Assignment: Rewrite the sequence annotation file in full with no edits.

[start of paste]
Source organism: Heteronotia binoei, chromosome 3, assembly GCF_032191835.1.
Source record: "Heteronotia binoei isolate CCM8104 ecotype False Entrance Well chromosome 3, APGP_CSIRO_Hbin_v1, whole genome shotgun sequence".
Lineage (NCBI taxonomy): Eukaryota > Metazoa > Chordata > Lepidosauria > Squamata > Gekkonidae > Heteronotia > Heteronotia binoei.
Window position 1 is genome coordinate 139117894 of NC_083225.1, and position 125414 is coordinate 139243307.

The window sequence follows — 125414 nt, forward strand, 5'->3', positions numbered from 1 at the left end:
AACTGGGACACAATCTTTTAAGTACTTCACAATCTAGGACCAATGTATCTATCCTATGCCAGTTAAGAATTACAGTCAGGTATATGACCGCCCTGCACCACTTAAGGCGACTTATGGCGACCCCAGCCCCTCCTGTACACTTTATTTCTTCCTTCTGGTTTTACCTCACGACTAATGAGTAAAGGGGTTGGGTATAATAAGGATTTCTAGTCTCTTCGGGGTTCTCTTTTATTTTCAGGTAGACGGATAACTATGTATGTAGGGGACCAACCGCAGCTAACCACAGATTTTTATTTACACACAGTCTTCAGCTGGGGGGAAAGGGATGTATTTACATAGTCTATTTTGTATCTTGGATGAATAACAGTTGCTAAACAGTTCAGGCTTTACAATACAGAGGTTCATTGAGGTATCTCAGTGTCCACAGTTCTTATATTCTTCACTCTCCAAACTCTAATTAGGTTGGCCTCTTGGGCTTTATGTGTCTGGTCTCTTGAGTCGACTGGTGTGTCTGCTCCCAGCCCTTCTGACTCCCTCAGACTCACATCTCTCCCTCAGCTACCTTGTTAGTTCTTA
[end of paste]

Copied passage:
Source organism: Heteronotia binoei, chromosome 3, assembly GCF_032191835.1.
Source record: "Heteronotia binoei isolate CCM8104 ecotype False Entrance Well chromosome 3, APGP_CSIRO_Hbin_v1, whole genome shotgun sequence".
Lineage (NCBI taxonomy): Eukaryota > Metazoa > Chordata > Lepidosauria > Squamata > Gekkonidae > Heteronotia > Heteronotia binoei.
Window position 1 is genome coordinate 139117894 of NC_083225.1, and position 125414 is coordinate 139243307.

The window sequence follows — 125414 nt, forward strand, 5'->3', positions numbered from 1 at the left end:
AACTGGGACACAATCTTTTAAGTACTTCACAATCTAGGACCAATGTATCTATCCTATGCCAGTTAAGAATTACAGTCAGGTATATGACCGCCCTGCACCACTTAAGGCGACTTATGGCGACCCCAGCCCCTCCTGTACACTTTATTTCTTCCTTCTGGTTTTACCTCACGACTAATGAGTAAAGGGGTTGGGTATAATAAGGATTTCTAGTCTCTTCGGGGTTCTCTTTTATTTTCAGGTAGACGGATAACTATGTATGTAGGGGACCAACCGCAGCTAACCACAGATTTTTATTTACACACAGTCTTCAGCTGGGGGGAAAGGGATGTATTTACATAGTCTATTTTGTATCTTGGATGAATAACAGTTGCTAAACAGTTCAGGCTTTACAATACAGAGGTTCATTGAGGTATCTCAGTGTCCACAGTTCTTATATTCTTCACTCTCCAAACTCTAATTAGGTTGGCCTCTTGGGCTTTATGTGTCTGGTCTCTTGAGTCGACTGGTGTGTCTGCTCCCAGCCCTTCTGACTCCCTCAGACTCACATCTCTCCCTCAGCTACCTTGTTAGTTCTTA